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Help About...


Clicking On Links
Links can either be underlined or not, depending on how your browser preferences are set. Many people turn underlines off to make the page look less cluttered. On or off, though, you can tell that a word or phrase is a link because it is usually (but not always) a different color and your browser's little hand will magically appear when you roll your cursor over the link.

Downloading Articles To Word Processing Programs
To copy articles for later reading and/or printing off line, simply click anywhere in the article to establish its location. Then from the Edit menu pick "Select All" or, with the mouse button held down, slide your cursor over the material you want to copy. The entire article or your selected text will then become highlighted. Then choose "Copy," Next, open a new page in a word processing program and from its Edit menu choose "Paste." And there it is. Don't forget to save the new page with a name of your choosing.

Downloading Graphics
Images don't ride along with the words and have to be gathered separately. Roll your cursor over a chosen image, click your mouse button and hold it down. A menu will appear. Select the choice that says; "Download Image To Disk" or its equivalent. Release your mouse button and a dialogue box will appear giving you the name of the image and its suffix; .JPG, .GIF, etc. You can opt to have it saved with that name or change the name, but don't change the suffix. Hit "Save" and it's on its way.

Downloading Entire Pages
If you want to take down an entire page (text and graphics) to display at a later time off-line, you may use the SAVE AS command in your browser and choose Web Archive as an option. Give it a name, click on SAVE, and it will be downloaded to your computer in its entirety. When you bring it up off-line it will be displayed exactly as it appeared on the web. If you have an older browser that doesn't offer web archiving, you can search for a shareware program that will do the same thing or update to a newer version of your browser.

Fast Click, Slow Click
Some browsers have idiosyncrasies (like we do) and if you hold your mouse button down too long when clicking on a link, that link may open in a new window. It's no big deal, but it may not be what you expect. Usually, clicking and releasing faster will solve the problem.

Pages That Open in New Windows
Some pages are programmed to open in new windows, which appear on top of the original page you came from. When you're finished reading the new page, simply close it and you'll be back where you began.


Threads are usually letters that relate to an original letter and are displayed in order (usually by date) adjacent to each other so you don't have to go searching all over for them.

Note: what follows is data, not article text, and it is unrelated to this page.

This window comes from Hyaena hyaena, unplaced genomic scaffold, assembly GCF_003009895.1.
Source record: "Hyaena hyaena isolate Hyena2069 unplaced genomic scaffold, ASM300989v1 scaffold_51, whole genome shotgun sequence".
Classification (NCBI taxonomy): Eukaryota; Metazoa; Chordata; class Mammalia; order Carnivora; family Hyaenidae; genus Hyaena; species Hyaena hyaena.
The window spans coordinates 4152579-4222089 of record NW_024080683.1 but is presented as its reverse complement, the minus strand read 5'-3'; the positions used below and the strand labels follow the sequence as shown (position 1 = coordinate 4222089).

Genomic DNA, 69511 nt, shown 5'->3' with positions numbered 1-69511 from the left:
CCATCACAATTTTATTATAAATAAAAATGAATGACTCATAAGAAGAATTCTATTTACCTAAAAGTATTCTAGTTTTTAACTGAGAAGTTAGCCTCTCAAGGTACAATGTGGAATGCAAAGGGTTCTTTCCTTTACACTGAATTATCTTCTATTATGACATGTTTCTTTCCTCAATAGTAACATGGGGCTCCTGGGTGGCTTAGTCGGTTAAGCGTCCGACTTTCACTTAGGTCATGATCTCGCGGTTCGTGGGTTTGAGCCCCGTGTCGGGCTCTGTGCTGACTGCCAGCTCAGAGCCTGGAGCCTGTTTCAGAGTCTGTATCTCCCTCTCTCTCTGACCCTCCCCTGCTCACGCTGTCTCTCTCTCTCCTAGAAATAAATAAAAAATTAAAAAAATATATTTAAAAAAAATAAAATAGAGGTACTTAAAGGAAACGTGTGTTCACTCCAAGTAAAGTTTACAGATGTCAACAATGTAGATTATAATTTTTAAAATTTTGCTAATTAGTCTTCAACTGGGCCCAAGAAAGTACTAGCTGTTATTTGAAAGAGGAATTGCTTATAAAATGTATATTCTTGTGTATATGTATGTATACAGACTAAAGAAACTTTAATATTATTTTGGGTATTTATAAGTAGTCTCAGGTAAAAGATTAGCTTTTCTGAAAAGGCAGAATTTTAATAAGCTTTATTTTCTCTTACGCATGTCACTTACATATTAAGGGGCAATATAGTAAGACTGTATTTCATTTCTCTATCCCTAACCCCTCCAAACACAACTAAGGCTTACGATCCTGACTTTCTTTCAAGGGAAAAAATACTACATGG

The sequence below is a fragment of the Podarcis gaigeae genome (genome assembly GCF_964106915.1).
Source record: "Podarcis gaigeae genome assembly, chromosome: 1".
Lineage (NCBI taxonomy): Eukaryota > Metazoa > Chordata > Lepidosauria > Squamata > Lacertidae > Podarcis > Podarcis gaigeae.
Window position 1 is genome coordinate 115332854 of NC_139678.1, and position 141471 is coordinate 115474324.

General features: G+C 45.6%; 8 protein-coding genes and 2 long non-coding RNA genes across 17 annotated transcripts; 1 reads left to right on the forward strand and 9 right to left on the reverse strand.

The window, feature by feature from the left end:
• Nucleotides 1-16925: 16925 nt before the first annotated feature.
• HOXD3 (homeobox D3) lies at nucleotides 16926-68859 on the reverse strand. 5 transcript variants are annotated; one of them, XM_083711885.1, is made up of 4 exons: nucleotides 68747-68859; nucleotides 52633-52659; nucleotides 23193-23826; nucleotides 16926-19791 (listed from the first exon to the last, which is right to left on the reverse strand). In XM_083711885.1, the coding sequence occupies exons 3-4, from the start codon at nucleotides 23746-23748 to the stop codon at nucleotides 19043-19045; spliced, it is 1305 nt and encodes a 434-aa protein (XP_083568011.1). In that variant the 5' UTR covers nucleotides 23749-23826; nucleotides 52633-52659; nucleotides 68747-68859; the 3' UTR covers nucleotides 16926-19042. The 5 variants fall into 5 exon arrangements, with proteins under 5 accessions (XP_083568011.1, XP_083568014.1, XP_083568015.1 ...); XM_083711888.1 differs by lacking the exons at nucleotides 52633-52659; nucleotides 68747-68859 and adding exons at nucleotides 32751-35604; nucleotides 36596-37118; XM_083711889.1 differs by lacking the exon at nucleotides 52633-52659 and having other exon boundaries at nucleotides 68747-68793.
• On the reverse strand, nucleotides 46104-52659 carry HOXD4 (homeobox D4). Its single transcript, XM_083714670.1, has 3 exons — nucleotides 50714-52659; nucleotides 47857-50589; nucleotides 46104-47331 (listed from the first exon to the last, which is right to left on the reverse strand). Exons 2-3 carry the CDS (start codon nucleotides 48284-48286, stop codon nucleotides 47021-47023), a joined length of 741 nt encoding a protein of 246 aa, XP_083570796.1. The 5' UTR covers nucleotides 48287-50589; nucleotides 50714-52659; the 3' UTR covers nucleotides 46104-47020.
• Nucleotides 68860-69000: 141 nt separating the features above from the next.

Speedy Shortcut
When there are a lot of questions and answers displayed and you click on one of them, the page is usually replaced with one that shows the letter you want to see. Then, when you want to go back, the original page of questions and answers has to reload again, leaving you thinking: "There's gotta be a better way."

There is. When you click on a link, hold your mouse button down and slide down the menu that appears. Then choose the item that asks you if you want your browser to open that link in a new window. This should leave the information on the original page intact. When you're finished, simply close the window and you're right back at the original page without having to wait for it to reload.

Writing Off Line
There's nothing more infuriating or which will bring tears quicker to grown men's (or women's) eyes than having written a great question or answer and then watching it vaporize before, during or after being sent. You might also get disconnected, have your program quit, or well, you know how it is...the web gremlins are just up to their old tricks.

If your message is more involved than a few lines, write it off line in a word processing program. Correct it, smooth it, (even spell-check it, if you wish) and, when it meets your literary standards, simply copy it and paste it into Info-Share's box. Then, if it goes bye-bye, you've still got it for as many other tries as it takes. You've also got a record of it, which is nice to have.


Dead Links
No where do web addresses change more often than in the digital camera and imaging field. As new models and new software come out, manufacturers give them new addresses and then frequently change them. So don't be frustrated if you click on a link get a "no can find" message like: The Attempt To Load (the address) Failed.

We try to get you as close as possible to what we've discussed by bypassing the manufacturer's home page and all the non-related pages in between. If the link is dead, simply start deleting parts of the address from right to left until you get to a live link. Sometimes it may be necessary to go all the way back to the home page. That's life.


     If link won't load, go to:
     If link won't load, go to:
     And if that won't load, go to:
     And that will load.

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